An Alphabetical Analysis
Volume 7 - Doctrinal Truth - Page 166 of 297
Righteousness Of The Law.-- 'Moses describeth the righteousness which
is of the law, That the man which doeth those things shall live by
them' (Rom. 10:5).
Righteousness Of Faith.-- 'But the righteousness which is of faith
speaketh on this wise ... If thou shalt confess with thy mouth the Lord
Jesus, and shalt believe in thine heart that God hath raised Him from
the dead, thou shalt be saved.  For With The Heart Man Believeth Unto
Righteousness' (Rom. 10:6-10).
In what way is this a witness to the necessity for obedience to the law
being imputed to a believer before he can be saved?  Is it conceivable that
Paul would so quote and so write if he held such a doctrine to be true?  We
believe that the righteousness imputed to the sinner who believes, transcends
the righteousness of the law: 'For the law was given by Moses, but (in
glorious contrast) grace and truth (i.e. true grace) came by Jesus Christ'
(John 1:17).  The law was a covenant; it was a ministration of death and
condemnation, and has been 'done away'.  The New Covenant is called a
ministration of the spirit and of righteousness, and it is the failure to
realize that the law, as a covenant, has been set aside that makes men
believe that it is still necessary for its terms and obligations to be
carried over by imputation to the ministration of the glory that excelleth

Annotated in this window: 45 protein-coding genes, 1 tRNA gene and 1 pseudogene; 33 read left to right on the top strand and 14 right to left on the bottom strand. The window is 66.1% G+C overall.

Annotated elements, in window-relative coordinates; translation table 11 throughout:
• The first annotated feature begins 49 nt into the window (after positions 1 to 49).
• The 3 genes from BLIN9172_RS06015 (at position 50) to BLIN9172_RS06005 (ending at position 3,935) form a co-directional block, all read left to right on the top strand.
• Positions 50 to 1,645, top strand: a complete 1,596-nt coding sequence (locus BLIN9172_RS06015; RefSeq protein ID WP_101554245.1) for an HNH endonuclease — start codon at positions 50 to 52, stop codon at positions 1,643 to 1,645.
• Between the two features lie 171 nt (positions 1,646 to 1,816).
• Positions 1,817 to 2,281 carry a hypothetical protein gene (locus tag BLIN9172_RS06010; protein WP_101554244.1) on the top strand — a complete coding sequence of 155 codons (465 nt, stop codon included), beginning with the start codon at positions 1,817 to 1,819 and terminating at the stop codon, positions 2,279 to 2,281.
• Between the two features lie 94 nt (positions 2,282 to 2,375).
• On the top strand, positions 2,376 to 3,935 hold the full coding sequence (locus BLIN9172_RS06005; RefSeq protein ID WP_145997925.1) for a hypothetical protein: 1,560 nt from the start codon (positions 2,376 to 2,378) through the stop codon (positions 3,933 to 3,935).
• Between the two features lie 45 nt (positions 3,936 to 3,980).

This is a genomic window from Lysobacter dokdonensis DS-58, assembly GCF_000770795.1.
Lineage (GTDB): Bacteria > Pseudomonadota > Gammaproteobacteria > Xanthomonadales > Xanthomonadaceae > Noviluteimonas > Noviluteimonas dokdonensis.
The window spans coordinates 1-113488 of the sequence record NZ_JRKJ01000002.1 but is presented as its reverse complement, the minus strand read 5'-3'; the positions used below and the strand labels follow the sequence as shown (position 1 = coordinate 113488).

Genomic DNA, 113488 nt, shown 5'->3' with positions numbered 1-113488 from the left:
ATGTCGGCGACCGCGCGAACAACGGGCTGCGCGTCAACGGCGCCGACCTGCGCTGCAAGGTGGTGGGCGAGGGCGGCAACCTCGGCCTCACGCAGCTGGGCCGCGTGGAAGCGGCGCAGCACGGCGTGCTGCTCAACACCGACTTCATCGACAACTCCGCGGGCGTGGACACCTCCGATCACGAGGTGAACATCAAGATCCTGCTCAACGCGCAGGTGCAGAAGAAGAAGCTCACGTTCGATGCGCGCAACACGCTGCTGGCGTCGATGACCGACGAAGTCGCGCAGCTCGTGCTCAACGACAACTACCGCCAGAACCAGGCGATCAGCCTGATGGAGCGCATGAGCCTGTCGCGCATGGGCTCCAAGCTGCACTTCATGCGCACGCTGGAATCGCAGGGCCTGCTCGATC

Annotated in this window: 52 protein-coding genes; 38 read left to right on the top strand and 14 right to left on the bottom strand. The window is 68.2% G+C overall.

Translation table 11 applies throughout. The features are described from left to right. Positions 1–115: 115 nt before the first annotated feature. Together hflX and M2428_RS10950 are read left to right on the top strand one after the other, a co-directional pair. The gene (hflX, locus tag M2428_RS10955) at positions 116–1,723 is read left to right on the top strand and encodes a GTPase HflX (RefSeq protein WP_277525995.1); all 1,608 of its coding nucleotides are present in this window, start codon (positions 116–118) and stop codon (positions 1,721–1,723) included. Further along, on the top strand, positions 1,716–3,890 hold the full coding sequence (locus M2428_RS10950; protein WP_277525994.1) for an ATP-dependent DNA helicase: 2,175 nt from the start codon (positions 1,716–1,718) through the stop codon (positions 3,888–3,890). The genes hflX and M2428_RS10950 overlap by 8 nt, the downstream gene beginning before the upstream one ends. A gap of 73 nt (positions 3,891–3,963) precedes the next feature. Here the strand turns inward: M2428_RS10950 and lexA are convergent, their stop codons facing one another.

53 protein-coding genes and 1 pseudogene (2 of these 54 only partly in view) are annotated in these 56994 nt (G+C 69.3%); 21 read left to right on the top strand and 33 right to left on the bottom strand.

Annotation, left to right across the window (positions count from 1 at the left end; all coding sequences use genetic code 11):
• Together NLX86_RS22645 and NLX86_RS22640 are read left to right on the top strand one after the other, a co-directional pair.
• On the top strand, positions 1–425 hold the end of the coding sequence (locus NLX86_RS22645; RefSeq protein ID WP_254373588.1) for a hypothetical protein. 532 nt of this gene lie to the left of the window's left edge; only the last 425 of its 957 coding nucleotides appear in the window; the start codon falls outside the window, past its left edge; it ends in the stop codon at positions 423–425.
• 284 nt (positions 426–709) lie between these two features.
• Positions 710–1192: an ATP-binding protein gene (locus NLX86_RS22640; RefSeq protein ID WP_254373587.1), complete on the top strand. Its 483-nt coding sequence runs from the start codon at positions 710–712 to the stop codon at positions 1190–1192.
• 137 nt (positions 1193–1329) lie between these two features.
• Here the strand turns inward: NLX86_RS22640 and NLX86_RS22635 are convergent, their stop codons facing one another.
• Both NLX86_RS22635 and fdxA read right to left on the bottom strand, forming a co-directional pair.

(see 2 Corinthians 3 throughout).
The epistle to the Romans is the great New Testament
exposition of
righteousness in all its bearings upon the gospel, and the
following may be
used as a hint to studies of that basic epistle.  We limit
ourselves to the
great doctrinal section, although the reader will find the
remainder of the
epistle can be set out in similar fashion.
1:19 to 3:20).
and Redemption
Reckoned  (Rom. 4:1-25).
and Reconciliation
and Reigning
and Release
6:7,18; 7:3-6).
and Resurrection
(See the articles on Justification by Faith6, and allied themes).
Right Hand.  Psalm 110 is quoted in Matthew, Mark, Luke, Acts, Romans, 1
Corinthians, Ephesians, Colossians, Hebrews and 1 Peter.  All callings point
to and need the seated Christ at the right hand of God.
Hebrews 1:3,13; 8:1; 10:12 stress the complete finish of the
sacrificial Work of the Saviour that this session at the right hand of God
signifies.  Moreover, the one comment made in that epistle on this position
is 'From henceforth expecting till His enemies be made His footstool' (Heb.
In the Old Testament the right hand symbolizes power (Exod. 15:6);
saving strength (Psa. 20:6); assurance (Psa. 16:8) and upholding grace (Psa.